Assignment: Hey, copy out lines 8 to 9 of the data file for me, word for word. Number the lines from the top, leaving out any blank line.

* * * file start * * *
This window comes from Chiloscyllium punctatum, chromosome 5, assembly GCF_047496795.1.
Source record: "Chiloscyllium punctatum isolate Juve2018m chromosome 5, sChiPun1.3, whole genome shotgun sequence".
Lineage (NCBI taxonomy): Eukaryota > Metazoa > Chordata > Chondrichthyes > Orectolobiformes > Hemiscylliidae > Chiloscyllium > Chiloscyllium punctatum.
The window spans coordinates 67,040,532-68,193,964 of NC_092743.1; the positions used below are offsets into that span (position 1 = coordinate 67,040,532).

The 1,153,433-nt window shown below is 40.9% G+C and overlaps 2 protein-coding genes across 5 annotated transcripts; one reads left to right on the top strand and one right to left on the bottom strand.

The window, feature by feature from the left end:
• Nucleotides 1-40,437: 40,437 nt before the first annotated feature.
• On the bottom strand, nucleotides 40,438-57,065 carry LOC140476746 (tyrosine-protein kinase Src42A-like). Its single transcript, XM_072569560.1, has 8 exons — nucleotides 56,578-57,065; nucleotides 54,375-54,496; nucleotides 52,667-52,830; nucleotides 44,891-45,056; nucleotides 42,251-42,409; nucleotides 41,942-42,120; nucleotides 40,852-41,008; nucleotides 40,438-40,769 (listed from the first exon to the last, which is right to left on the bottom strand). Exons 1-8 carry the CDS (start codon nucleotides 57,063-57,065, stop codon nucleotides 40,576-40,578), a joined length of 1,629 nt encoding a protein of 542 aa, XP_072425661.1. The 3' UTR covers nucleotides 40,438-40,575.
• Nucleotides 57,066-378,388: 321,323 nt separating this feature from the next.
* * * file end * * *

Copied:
• On the bottom strand, nucleotides 40,438-57,065 carry LOC140476746 (tyrosine-protein kinase Src42A-like). Its single transcript, XM_072569560.1, has 8 exons — nucleotides 56,578-57,065; nucleotides 54,375-54,496; nucleotides 52,667-52,830; nucleotides 44,891-45,056; nucleotides 42,251-42,409; nucleotides 41,942-42,120; nucleotides 40,852-41,008; nucleotides 40,438-40,769 (listed from the first exon to the last, which is right to left on the bottom strand). Exons 1-8 carry the CDS (start codon nucleotides 57,063-57,065, stop codon nucleotides 40,576-40,578), a joined length of 1,629 nt encoding a protein of 542 aa, XP_072425661.1. The 3' UTR covers nucleotides 40,438-40,575.
• Nucleotides 57,066-378,388: 321,323 nt separating this feature from the next.